Tuesday, February 26, 2013

“If I….”

This is a special poem from Barbie Angell, as it’s her tribute to a very special friend who passed away recently. Please take the time to read Barbie’s remarks after the poem, because those also contain a touching tribute

If I….

If I don’t believe your voice ever spoke,
will your words fall out of my mind?
If I don’t look past all the mirrors and smoke,
will the secrets stay safely behind?

I can’t keep you here.
I can’t let you go.
I can’t stay asleep or awake.
My tears are half-empty when they aren’t half-full,
my voice was the first thing to break –

You gave me the world without even a pause,
you put it right into my hands.
You were not quite a father but more than a friend,
now I no longer know where I stand.

Because all that is left
are the scraps of your life,
fluttering past in the breeze.
Your smile and laugh,
and a thousand days past,
they’re flying just out of my reach.

If I can pretend that you’re just out of town,
will that ease the ache in my brain?
Can I come up with reasons that you’re not around?
Will it hold off the tears and the pain?

If I never start.
If I lie to my heart.
If I never cry
and try not to try.
If I sing this song,
will you somehow go on?
If I never grieve,
will you never leave?

For Steve Wolff….
February 19th, 2013.


Barbie Angell
© 2013



I moved to Asheville, NC in late August of 1999 and started working at Kinko's because I had experience and few small businesses would hire someone who had just relocated.  There wasn't a big "buy local" movement here back then, but over the next 13 years I found myself explaining why I would be happy working for a corporation.  The two stories that always stuck out in my mind were about my manager Steve Wolff.  He was hired in 2001 and, since he had no experience with the company, I trained him.  Steve treated our crew like a family.  Shortly after we met, my father came to live with me.  He was dying of cancer and I was apprehensive about asking my new boss for a little leeway with my time off.  I had just taken almost 4 weeks off work only a few months before and I was worried about my job.  Steve told me that taking care of my father would be the most important thing I would ever do with my life.  He talked to me for about an hour, advising me and consoling me, all the while assuring me that this was the right thing to do.  A month later my father passed away and Steve was there, supporting me and giving me whatever I needed to get through that difficult time.  "The world for you," he would say, and he truly meant it.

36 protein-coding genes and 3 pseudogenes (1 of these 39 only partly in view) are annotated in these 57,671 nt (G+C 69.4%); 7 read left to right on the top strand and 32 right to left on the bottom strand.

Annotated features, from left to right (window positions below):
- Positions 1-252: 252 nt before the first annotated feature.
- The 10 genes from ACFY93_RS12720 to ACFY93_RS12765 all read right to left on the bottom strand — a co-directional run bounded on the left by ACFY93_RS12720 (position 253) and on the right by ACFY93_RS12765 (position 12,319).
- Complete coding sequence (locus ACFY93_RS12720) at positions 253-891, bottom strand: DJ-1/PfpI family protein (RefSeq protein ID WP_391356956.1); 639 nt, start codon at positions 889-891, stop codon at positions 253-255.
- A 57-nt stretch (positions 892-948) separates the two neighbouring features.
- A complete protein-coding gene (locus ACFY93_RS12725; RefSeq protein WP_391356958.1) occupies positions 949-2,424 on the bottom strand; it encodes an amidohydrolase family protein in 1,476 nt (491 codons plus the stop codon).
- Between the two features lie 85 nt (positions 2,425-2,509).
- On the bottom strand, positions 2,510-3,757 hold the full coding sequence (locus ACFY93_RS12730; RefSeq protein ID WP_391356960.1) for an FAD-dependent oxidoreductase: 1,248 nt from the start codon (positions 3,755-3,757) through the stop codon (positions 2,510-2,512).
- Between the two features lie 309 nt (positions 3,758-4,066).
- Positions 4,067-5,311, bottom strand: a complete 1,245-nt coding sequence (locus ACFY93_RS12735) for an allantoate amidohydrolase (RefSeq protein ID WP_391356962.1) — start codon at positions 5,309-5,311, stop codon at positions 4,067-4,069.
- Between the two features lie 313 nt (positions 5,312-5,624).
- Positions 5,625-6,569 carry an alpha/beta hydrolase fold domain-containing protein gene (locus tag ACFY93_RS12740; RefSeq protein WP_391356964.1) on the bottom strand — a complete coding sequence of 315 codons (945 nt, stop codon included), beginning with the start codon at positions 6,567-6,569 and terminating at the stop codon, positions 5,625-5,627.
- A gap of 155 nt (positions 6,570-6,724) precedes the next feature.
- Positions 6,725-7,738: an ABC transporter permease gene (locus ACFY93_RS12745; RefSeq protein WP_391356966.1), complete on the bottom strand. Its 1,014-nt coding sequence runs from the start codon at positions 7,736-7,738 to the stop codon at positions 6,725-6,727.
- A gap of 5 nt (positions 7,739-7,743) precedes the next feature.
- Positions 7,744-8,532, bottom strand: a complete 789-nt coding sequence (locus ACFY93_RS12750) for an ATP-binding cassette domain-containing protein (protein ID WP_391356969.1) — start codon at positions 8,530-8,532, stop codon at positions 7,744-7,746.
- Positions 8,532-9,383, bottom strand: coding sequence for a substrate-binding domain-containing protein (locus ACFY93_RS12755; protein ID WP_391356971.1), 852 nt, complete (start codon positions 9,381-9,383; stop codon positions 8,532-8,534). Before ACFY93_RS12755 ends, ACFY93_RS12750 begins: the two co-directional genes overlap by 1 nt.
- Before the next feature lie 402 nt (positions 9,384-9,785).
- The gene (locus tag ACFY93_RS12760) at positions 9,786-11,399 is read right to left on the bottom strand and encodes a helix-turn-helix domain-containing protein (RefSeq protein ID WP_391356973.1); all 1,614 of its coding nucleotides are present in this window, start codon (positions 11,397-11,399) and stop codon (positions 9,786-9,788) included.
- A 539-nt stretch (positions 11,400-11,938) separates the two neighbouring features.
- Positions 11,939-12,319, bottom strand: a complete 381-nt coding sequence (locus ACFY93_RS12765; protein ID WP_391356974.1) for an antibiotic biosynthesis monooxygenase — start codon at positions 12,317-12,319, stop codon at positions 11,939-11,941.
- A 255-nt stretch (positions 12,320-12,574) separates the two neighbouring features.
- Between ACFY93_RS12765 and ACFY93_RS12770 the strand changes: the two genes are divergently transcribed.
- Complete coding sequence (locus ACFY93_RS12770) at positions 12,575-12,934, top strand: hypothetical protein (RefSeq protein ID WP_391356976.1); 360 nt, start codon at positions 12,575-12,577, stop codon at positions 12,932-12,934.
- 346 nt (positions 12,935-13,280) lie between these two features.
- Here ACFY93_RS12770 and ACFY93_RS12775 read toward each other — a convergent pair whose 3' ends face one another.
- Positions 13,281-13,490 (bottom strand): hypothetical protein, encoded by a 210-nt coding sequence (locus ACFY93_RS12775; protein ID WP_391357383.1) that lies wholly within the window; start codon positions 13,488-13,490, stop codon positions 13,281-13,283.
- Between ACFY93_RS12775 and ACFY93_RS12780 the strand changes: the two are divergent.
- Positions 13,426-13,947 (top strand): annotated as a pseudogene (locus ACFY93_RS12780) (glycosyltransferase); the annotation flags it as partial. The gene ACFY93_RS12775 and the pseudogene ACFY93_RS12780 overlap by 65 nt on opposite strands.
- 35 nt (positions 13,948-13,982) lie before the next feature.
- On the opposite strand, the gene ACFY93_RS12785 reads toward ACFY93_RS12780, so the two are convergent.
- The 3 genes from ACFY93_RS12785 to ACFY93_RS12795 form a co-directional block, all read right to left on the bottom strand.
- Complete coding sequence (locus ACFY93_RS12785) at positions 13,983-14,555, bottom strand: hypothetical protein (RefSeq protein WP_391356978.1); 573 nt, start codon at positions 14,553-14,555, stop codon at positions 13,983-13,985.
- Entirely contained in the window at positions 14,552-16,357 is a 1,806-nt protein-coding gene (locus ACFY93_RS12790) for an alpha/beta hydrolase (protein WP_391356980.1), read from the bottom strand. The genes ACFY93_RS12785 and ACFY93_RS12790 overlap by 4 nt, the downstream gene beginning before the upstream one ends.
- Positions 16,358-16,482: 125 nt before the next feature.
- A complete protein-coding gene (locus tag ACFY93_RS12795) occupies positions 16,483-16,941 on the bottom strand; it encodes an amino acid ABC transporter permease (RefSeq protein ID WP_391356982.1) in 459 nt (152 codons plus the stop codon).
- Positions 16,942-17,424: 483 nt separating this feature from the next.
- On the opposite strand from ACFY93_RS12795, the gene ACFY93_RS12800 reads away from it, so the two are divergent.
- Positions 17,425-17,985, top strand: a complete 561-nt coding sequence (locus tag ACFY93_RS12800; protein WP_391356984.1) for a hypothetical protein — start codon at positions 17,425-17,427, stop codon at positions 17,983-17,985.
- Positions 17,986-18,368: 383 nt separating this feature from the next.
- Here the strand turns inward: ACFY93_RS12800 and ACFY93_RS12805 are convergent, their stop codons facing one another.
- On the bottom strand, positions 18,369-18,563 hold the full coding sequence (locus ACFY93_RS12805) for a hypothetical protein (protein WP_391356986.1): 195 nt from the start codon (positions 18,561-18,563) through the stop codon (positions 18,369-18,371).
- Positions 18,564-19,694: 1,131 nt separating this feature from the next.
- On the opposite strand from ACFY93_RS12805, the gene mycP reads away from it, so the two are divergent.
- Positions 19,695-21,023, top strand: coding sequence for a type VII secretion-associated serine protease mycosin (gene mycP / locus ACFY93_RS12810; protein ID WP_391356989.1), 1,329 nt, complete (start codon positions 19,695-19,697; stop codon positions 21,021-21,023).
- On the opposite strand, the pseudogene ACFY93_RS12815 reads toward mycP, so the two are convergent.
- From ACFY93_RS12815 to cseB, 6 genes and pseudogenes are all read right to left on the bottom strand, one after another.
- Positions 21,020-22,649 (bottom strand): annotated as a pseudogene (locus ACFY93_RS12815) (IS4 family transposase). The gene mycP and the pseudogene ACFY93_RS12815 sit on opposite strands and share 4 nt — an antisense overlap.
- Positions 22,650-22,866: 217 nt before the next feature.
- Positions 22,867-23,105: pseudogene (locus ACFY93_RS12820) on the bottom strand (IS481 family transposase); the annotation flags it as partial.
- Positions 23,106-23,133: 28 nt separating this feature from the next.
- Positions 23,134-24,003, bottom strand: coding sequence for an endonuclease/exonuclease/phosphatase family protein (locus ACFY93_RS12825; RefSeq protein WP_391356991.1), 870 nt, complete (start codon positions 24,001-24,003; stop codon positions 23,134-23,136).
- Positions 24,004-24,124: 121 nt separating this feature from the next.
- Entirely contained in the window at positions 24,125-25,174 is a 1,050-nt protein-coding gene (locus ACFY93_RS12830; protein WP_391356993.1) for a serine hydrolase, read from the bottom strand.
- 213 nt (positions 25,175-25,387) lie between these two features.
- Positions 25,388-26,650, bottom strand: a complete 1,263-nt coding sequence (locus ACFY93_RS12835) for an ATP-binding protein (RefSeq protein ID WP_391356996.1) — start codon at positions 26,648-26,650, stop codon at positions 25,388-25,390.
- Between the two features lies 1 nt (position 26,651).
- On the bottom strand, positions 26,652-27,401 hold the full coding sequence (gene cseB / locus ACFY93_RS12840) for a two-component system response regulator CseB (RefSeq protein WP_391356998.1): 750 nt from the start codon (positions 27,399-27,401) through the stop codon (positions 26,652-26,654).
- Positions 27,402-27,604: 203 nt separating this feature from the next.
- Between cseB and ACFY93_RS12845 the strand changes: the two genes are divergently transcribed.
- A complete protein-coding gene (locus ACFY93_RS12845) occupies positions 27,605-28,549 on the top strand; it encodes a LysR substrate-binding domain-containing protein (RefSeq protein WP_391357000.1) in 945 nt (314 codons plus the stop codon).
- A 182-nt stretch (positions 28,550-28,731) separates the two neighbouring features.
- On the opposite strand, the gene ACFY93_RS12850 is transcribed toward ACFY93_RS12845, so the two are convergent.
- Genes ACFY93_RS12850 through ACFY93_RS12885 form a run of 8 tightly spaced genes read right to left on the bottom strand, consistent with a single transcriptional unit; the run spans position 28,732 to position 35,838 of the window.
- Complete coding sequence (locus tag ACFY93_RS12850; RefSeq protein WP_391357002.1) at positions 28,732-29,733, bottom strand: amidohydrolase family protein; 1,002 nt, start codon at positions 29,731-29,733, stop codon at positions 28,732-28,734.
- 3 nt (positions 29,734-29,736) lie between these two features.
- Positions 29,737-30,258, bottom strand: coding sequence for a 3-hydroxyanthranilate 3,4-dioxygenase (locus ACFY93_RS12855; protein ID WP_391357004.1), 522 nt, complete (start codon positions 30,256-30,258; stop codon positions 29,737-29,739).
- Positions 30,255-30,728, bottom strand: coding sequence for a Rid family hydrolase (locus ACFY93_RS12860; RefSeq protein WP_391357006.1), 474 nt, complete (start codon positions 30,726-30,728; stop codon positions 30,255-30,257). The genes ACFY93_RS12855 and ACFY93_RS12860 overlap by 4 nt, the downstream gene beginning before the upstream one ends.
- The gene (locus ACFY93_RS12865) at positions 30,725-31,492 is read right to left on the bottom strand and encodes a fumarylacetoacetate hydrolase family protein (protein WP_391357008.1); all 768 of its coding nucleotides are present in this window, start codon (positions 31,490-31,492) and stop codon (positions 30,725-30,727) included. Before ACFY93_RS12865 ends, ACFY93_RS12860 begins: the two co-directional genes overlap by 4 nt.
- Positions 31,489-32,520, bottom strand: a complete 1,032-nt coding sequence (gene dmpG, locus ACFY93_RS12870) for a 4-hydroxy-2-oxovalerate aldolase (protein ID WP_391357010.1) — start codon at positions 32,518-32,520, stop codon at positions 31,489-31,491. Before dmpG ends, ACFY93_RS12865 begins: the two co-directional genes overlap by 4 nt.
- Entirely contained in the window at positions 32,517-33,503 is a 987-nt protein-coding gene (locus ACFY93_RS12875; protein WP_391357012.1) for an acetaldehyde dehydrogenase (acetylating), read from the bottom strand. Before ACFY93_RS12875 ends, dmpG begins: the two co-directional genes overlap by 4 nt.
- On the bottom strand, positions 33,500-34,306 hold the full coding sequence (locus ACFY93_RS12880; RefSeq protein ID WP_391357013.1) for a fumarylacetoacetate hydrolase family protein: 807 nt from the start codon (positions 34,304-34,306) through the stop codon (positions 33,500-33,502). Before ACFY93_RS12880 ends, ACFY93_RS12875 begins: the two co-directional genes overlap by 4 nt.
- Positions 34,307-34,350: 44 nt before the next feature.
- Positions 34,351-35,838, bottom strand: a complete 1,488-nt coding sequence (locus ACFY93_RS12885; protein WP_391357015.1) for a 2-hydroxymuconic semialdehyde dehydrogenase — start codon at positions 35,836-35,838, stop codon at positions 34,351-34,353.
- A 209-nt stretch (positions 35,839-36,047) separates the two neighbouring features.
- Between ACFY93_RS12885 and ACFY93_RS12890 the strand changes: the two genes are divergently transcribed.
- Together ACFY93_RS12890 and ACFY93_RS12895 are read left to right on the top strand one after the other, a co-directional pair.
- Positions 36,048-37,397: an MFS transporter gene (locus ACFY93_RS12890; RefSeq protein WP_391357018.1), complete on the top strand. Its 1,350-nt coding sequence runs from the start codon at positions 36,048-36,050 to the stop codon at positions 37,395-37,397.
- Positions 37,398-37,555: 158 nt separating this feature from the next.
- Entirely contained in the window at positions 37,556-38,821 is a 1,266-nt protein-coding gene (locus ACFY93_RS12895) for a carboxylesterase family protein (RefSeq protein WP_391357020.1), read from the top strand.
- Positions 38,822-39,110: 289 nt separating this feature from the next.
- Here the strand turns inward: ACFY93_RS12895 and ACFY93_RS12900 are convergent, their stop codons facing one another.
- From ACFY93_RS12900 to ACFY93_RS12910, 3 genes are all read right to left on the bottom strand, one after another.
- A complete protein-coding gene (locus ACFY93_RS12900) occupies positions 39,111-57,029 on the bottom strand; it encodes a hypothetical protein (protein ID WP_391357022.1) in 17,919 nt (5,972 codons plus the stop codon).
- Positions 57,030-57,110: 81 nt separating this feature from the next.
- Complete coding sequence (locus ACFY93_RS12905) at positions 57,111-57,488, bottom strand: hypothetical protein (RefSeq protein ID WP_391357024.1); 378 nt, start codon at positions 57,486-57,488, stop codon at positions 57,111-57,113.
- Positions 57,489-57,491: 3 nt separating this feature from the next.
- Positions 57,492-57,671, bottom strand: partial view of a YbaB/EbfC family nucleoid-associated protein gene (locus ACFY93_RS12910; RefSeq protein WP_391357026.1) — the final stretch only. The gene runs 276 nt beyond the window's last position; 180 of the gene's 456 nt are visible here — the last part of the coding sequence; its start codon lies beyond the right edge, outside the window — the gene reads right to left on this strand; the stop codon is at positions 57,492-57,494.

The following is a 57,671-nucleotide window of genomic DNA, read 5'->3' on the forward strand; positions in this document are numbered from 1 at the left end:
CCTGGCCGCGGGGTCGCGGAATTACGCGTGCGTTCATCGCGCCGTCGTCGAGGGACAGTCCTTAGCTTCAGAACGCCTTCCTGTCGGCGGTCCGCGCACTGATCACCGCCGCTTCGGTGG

In 2004 our store flooded.  The local paper ran a story about the destruction of the Biltmore Village area and the article started with Steve.  While other people were gawking at the rising water, Steve was there on his cell phone calling other Kinko's in the region to find jobs for all his employees.  He had shown up around 3am to make sure that the third shift person got out safely and then did what Steve always did...he took care of the people he cared about.

Steve Wolff passed away on February 5th, 2013.  He leaves behind a lovely, gracious and incredible wife and three brilliant, funny, wonderful children.  He also leaves behind a mountain of friends.  As the manager of what is now called FedEx Office, he touched the lives of most of the Asheville community.  Always with a big smile, remembering the names of our customers and knowing just the right thing to make them laugh.  Steve was every cliche.  He would literally give you the shirt off his back.  He absolutely had a heart of gold.  He never met a stranger and was fiercely loyal to everyone he cared for.  He was loud and hilarious and was very much a father to me and many others...and I will miss him more than I can possibly explain.

Thanks, Barbie, for this beautiful tribute. Here is a link to Stephen Wolff's obituary at Asheville Citizen Times.com

2 comments:

  1. my pleasure. it's my hope that it will help someone going through something similar. thank you for commenting....i really do appreciate it.
    : )

    ReplyDelete

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